Emotionally Overwhelmed? 8 Tips to Stop Drowning in Your Emotions

Almost everyone can say that they’ve felt emotionally overwhelmed over the past few years. These have been extraordinarily difficult times for many reasons–and even more difficult for business owners.

You’ve probably felt emotions related to isolation, business volatility, health challenges, and social restrictions, among other things. The emotions, such as anger, sadness, stress, and frustration and fear can sometimes become so intense as to feel unbearable.

These overwhelming emotions by their very nature can make you wonder if you’ll ever be able to manage them.

Holding emotions in is hard, but letting them–when not done constructively–can cause harm to our relationships and our businesses.

Furthermore, you may find yourself wondering, “Now that COVID is “over,” why am I still so prone to feeling overwhelmed by my emotions?”

It’s important to be aware of two things about stress:

  • It accumulates: like the literal straw that broke the camel’s back, it’s not the one thing but the last of many that does you in
  • It potentiates: the impact of each new stressor is amplified by the ones that came before it.

Part of what can make emotions feel so overwhelming is the impact of cumulative stress. It took two years to get to this state, and we will need some time to recuperate. Don’t worry about making up for lost time. Recover first.

Why do we get emotionally overwhelmed?

Emotions are like the check engine light in a car. They let us know it’s time to look under the hood.

The purpose of emotions is to let us know we have unmet needs. They are meant to signal that something in our lives isn’t working so we can attend to that and make changes.

Just like with the check engine light, if we keep ignoring emotions, the problem will persist until it becomes unmanageable. Then we get emotionally overwhelmed and experience consequences like:

  • Short fuse
  • Trouble concentrating
  • Difficulty making decisions
  • Conflict with contractors, clients, or employees
  • Emotional outbursts
  • Muscle tension and pain
  • Sleep problems
  • Anxiety
  • Depression

All of these things deplete us even further and rob us of the resilience we need to be able to attend to and care for our emotions. It’s a negative feedback loop that makes us even more emotionally overwhelmed.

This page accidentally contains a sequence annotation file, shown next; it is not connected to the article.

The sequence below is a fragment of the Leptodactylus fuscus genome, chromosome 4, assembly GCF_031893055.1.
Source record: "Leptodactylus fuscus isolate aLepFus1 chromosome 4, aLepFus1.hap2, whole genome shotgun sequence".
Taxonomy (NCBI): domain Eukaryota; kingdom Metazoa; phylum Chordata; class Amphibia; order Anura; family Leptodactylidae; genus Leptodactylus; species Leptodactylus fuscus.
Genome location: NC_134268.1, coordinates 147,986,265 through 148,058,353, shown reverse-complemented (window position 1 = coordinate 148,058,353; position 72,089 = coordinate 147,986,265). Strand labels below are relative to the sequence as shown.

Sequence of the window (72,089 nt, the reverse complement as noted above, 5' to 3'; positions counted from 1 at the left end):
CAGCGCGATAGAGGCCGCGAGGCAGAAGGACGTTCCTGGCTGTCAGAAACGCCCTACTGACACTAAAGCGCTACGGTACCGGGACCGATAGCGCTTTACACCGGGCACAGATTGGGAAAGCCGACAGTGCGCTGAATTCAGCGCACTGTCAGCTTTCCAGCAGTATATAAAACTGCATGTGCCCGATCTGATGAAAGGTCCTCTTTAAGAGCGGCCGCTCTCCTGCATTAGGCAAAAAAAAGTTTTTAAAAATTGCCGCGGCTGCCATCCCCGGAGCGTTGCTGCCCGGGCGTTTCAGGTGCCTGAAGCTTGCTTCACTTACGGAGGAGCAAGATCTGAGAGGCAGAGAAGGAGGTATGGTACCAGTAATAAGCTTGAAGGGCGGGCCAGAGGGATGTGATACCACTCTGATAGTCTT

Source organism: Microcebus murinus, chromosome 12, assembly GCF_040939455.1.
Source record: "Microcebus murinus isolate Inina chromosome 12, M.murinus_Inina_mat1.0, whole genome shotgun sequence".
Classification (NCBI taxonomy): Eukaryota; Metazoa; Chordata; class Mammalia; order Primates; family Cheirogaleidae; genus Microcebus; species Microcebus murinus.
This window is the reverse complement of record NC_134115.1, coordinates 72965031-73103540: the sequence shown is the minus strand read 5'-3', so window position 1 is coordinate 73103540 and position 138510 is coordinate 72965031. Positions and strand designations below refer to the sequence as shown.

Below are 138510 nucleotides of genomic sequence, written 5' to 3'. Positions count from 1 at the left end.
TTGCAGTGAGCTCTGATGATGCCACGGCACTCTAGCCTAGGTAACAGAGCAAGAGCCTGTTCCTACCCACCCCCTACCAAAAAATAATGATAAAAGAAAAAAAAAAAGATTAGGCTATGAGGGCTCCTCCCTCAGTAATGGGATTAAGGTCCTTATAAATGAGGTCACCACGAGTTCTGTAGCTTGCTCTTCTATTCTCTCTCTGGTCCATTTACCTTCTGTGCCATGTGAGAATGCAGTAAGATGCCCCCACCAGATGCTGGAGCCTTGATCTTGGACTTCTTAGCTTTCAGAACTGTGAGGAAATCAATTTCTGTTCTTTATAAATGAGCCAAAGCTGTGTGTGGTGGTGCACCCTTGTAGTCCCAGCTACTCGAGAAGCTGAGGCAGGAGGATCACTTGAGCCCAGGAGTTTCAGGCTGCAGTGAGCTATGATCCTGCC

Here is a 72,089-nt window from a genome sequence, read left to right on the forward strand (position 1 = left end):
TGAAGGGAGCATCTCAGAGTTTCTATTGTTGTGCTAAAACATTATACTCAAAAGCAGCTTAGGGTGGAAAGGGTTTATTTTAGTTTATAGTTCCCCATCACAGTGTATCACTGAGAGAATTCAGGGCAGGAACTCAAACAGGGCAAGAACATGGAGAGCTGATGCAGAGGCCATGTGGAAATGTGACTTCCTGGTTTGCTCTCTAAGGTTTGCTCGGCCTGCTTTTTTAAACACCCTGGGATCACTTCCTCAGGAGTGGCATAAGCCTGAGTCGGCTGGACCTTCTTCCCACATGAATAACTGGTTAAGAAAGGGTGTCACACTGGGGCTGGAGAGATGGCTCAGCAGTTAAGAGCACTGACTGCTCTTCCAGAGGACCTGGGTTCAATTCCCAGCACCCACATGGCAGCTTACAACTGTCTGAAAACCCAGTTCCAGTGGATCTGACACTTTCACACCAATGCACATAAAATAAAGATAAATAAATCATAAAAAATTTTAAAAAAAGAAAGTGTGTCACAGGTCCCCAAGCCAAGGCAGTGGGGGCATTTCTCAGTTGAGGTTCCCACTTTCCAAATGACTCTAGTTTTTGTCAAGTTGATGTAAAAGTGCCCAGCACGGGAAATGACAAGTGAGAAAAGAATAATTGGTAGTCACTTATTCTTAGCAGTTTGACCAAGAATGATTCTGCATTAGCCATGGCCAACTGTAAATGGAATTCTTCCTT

When you’re emotionally overwhelmed you’re in an amygdala hijack

Amygdala what??

Amygdala hijack happens when your brain reacts to stress as if it’s physical danger. It’s the technical term for when you are emotionally overwhelmed.

The amygdalae (we have two of them in our brains) are the emotion centres, part of the limbic system responsible for emotions and behaviours.

The CEO-self is the pre-frontal cortex; it is home to skills such as reasoning, thinking, decision-making, and planning. These skills are essential for business owners and entrepreneurs.

When we get emotionally overwhelmed, the amygdalae are activated, and their messages overpower the CEO-self.

Instead of speaking and acting from the CEO-self, we respond from the amygdala, in a state of fight or flight.

When you’re emotionally overwhelmed, you react very strongly, likely saying and/or doing things you will regret later.

But there are many strategies we can use to help ourselves when we’re feeling emotionally overwhelmed.

What to do when you feel emotionally overwhelmed


The very first step in navigating a moment of emotional overwhelm is to acknowledge what’s going on.

That can be as simple as pausing, taking a breath, and saying to yourself, “Oh! I’m overwhelmed.”

Notice and describe sensations

One of the challenges is that telling yourself not to be upset has no impact, and sometimes it can make us feel even worse! That’s because talking to ourselves doesn’t wake up the CEO-self and bring it back online.

The noticing part of the brain (the medial pre-frontal cortex) is directly connected to the amygdala, so when we pay attention and notice what’s happening, it can calm us.

You can say something to yourself like, “I’m noticing I’m overwhelmed. I’m noticing my heart is racing. I’m noticing my muscles are tense.”

You can also use the skill of describing to further engage the noticing brain.

Describing takes us into a world of curiosity, where we are curious about what words describe our experience.

You can try saying things to yourself like, “It feels like a wave washing over me.” or “It feels like heat in my belly.” Here is a list of sensation words for inspiration.

Name the emotion

Many studies have suggested that putting feelings into words (affect labeling) helps manage negative emotional experiences.